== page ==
TeX - LaTeX Stack Exchange is a question and answer site for users of TeX, LaTeX, ConTeXt, and related typesetting systems. It's 100% free, no registration required.

Sign up
Here's how it works:
  1. Anybody can ask a question
  2. Anybody can answer
  3. The best answers are voted up and rise to the top

Does anyone know how to produce a half-box symbol in LaTeX which comprises a bar over an entire expression and a vertical line on the right meeting in the corner, like the top and the right edge of a box?

I currently use \overline{abc}\vert as a compromise (say, abc is the text I wish to enclose) but clearly the bar and the vertical line do not meet each other in the top-right corner.


share|improve this question
Welcome to TeX.SX! You can have a look at our starter guide to familiarize yourself further with our format. Will this symbol only be used in math mode? – Herr K. Dec 9 '13 at 4:47
If you need it for annuities, look at tex.stackexchange.com/questions/140065/… – egreg Dec 9 '13 at 8:59
up vote 3 down vote accepted

You probably want an actuarial symbol annuity. One of the solutions is the following macro, taken from ftp://ftp.mackichan.com/swandswp30/support/actuarial.tex,‎ with the usage {\bx argument}:



\def\BX#1{\setbox\tmp=\hbox{$\overline{\scriptstyle #1}$}
              \advance\dropdist by .7pt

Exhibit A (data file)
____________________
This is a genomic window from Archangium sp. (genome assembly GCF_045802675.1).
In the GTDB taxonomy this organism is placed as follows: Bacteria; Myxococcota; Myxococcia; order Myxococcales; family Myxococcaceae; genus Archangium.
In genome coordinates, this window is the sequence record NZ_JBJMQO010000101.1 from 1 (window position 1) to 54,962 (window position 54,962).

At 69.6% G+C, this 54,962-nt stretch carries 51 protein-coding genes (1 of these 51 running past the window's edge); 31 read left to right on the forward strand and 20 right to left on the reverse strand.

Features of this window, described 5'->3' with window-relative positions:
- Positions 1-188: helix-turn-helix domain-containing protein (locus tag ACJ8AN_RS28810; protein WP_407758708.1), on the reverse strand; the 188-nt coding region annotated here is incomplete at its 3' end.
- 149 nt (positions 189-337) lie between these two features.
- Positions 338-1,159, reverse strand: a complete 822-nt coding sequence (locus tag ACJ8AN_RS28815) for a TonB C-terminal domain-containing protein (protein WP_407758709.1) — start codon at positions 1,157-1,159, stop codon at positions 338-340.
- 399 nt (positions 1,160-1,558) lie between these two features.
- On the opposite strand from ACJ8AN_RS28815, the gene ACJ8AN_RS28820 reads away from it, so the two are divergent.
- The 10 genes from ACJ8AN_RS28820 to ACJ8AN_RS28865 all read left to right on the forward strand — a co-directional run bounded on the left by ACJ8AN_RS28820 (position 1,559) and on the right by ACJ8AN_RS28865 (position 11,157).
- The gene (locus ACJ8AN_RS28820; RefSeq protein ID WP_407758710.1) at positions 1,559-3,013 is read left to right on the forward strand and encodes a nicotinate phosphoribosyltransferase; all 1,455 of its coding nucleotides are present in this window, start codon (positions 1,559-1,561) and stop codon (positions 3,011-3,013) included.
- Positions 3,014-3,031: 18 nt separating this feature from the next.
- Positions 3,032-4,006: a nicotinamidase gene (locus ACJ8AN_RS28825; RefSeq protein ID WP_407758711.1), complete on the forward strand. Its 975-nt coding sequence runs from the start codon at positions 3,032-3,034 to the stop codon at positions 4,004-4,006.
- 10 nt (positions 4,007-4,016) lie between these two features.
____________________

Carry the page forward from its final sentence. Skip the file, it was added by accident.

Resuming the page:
\advance\height by \dp\tmp
              \lower \dropdist \hbox{\vrule height
              \height width .25pt\relax}

{\bx x+y+z\,}

enter image description here

If it will not be used in such a context, some modifications are needed, in particular remowing \scriptstyle before an argument.

share|improve this answer
That's brilliant. It was indeed for typesetting an actuarial science document which I am helping out with. – user42427 Dec 9 '13 at 8:58
The rules have different widths. There are far better solutions around – egreg Dec 9 '13 at 9:00
@egreg Yes, these solutions look nicer. However, for some reason the author made such a box. With the suggested knowledge OP can seek for the best solution. And an argument only for fun: the hunting for two gold badges begun. ;-) – Przemysław Scherwentke Dec 11 '13 at 16:30

A TikZ approach.



  \tikz[baseline=(n.base)]{\node(n)[inner sep=1pt]{$#1$};
    \draw[line cap=round](n.north west)--(n.north east)--(n.south east);




enter image description here

share|improve this answer

The following takes most of the elements from the LaTeX kernel \framebox to construct a \halfbox:

enter image description here




\fbox{abc}\ \halfbox{abc}


Since it uses the same construction as \framebox, lengths \fboxrule and \fboxsep can be adjusted in the same way.

share|improve this answer
this would look nicer if there wasn't quite so much white space between the rules and the expression. – barbara beeton Dec 9 '13 at 15:36

Your Answer


By posting your answer, you agree to the privacy policy and terms of service.

Not the answer you're looking for? Browse other questions tagged or ask your own question.